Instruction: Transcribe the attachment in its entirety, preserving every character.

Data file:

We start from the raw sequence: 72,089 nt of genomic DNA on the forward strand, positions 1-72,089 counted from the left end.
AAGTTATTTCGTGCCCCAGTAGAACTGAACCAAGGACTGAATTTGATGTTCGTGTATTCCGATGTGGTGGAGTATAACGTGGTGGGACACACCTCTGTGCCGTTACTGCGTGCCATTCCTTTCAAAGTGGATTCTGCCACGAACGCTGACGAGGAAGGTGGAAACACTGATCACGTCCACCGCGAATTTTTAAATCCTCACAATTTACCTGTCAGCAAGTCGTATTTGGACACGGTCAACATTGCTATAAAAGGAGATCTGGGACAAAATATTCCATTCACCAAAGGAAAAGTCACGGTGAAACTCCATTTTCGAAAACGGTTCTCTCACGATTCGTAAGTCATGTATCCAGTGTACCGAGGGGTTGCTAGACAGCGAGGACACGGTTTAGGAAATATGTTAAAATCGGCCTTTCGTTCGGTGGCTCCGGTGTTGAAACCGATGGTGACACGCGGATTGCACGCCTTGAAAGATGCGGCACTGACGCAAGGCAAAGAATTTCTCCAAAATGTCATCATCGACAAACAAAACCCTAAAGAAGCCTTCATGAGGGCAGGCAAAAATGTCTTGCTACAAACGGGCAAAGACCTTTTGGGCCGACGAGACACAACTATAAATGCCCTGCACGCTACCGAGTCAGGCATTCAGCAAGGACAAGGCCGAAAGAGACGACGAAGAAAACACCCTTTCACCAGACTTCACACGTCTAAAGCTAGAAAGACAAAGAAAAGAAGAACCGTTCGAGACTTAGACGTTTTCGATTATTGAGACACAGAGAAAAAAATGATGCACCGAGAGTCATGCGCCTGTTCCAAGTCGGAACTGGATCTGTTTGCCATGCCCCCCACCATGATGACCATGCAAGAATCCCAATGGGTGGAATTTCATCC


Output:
We start from the raw sequence: 72,089 nt of genomic DNA on the forward strand, positions 1-72,089 counted from the left end.
AAGTTATTTCGTGCCCCAGTAGAACTGAACCAAGGACTGAATTTGATGTTCGTGTATTCCGATGTGGTGGAGTATAACGTGGTGGGACACACCTCTGTGCCGTTACTGCGTGCCATTCCTTTCAAAGTGGATTCTGCCACGAACGCTGACGAGGAAGGTGGAAACACTGATCACGTCCACCGCGAATTTTTAAATCCTCACAATTTACCTGTCAGCAAGTCGTATTTGGACACGGTCAACATTGCTATAAAAGGAGATCTGGGACAAAATATTCCATTCACCAAAGGAAAAGTCACGGTGAAACTCCATTTTCGAAAACGGTTCTCTCACGATTCGTAAGTCATGTATCCAGTGTACCGAGGGGTTGCTAGACAGCGAGGACACGGTTTAGGAAATATGTTAAAATCGGCCTTTCGTTCGGTGGCTCCGGTGTTGAAACCGATGGTGACACGCGGATTGCACGCCTTGAAAGATGCGGCACTGACGCAAGGCAAAGAATTTCTCCAAAATGTCATCATCGACAAACAAAACCCTAAAGAAGCCTTCATGAGGGCAGGCAAAAATGTCTTGCTACAAACGGGCAAAGACCTTTTGGGCCGACGAGACACAACTATAAATGCCCTGCACGCTACCGAGTCAGGCATTCAGCAAGGACAAGGCCGAAAGAGACGACGAAGAAAACACCCTTTCACCAGACTTCACACGTCTAAAGCTAGAAAGACAAAGAAAAGAAGAACCGTTCGAGACTTAGACGTTTTCGATTATTGAGACACAGAGAAAAAAATGATGCACCGAGAGTCATGCGCCTGTTCCAAGTCGGAACTGGATCTGTTTGCCATGCCCCCCACCATGATGACCATGCAAGAATCCCAATGGGTGGAATTTCATCC